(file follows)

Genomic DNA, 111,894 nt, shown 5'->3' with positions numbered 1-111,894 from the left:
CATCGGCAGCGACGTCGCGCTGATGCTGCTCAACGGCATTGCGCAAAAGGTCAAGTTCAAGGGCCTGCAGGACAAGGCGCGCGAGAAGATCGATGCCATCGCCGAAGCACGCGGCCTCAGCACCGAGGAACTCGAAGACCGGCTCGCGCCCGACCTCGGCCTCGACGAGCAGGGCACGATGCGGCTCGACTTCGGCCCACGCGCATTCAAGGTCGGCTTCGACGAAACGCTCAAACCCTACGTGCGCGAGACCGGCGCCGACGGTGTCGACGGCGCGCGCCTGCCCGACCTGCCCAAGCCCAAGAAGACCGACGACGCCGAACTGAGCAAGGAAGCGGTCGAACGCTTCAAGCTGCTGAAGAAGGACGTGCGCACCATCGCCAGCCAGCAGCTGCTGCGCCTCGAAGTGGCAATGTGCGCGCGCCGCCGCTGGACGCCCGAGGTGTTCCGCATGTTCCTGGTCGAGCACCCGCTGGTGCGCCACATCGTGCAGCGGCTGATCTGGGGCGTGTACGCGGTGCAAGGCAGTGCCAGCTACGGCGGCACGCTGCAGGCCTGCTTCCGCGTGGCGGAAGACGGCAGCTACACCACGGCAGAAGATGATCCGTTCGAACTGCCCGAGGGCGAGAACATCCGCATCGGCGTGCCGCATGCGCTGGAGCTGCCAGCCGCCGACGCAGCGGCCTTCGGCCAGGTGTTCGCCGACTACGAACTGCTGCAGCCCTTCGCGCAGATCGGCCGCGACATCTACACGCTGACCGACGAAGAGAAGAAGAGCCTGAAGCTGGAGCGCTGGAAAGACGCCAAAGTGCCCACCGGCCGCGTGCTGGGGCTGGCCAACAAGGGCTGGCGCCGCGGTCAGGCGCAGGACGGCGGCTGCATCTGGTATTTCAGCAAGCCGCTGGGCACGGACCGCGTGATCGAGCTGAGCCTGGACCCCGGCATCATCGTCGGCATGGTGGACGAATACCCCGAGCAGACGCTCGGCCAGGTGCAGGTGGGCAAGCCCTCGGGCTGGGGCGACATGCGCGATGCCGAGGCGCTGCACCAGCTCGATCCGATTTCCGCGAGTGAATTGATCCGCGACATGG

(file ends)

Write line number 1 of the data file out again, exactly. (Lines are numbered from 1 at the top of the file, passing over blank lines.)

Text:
Genomic DNA, 111,894 nt, shown 5'->3' with positions numbered 1-111,894 from the left: